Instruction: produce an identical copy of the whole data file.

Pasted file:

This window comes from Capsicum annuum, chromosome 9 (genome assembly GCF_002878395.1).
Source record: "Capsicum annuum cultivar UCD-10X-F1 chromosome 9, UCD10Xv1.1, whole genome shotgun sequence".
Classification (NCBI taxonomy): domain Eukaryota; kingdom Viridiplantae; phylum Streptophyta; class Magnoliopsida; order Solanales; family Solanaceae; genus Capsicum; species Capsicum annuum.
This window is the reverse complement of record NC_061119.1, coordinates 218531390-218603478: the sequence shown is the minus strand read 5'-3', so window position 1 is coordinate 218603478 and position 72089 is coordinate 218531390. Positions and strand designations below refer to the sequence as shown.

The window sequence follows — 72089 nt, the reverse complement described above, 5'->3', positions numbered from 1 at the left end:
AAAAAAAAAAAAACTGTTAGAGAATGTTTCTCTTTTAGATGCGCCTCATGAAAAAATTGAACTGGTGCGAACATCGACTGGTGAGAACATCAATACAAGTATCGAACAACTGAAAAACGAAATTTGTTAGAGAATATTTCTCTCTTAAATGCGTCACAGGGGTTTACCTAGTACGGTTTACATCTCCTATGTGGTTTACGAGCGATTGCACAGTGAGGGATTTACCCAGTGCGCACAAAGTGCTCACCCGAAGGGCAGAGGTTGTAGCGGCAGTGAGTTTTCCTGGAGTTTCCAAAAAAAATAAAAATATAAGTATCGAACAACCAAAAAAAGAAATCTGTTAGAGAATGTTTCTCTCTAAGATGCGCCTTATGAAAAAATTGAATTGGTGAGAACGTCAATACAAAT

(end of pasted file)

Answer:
This window comes from Capsicum annuum, chromosome 9 (genome assembly GCF_002878395.1).
Source record: "Capsicum annuum cultivar UCD-10X-F1 chromosome 9, UCD10Xv1.1, whole genome shotgun sequence".
Classification (NCBI taxonomy): domain Eukaryota; kingdom Viridiplantae; phylum Streptophyta; class Magnoliopsida; order Solanales; family Solanaceae; genus Capsicum; species Capsicum annuum.
This window is the reverse complement of record NC_061119.1, coordinates 218531390-218603478: the sequence shown is the minus strand read 5'-3', so window position 1 is coordinate 218603478 and position 72089 is coordinate 218531390. Positions and strand designations below refer to the sequence as shown.

The window sequence follows — 72089 nt, the reverse complement described above, 5'->3', positions numbered from 1 at the left end:
AAAAAAAAAAAAACTGTTAGAGAATGTTTCTCTTTTAGATGCGCCTCATGAAAAAATTGAACTGGTGCGAACATCGACTGGTGAGAACATCAATACAAGTATCGAACAACTGAAAAACGAAATTTGTTAGAGAATATTTCTCTCTTAAATGCGTCACAGGGGTTTACCTAGTACGGTTTACATCTCCTATGTGGTTTACGAGCGATTGCACAGTGAGGGATTTACCCAGTGCGCACAAAGTGCTCACCCGAAGGGCAGAGGTTGTAGCGGCAGTGAGTTTTCCTGGAGTTTCCAAAAAAAATAAAAATATAAGTATCGAACAACCAAAAAAAGAAATCTGTTAGAGAATGTTTCTCTCTAAGATGCGCCTTATGAAAAAATTGAATTGGTGAGAACGTCAATACAAAT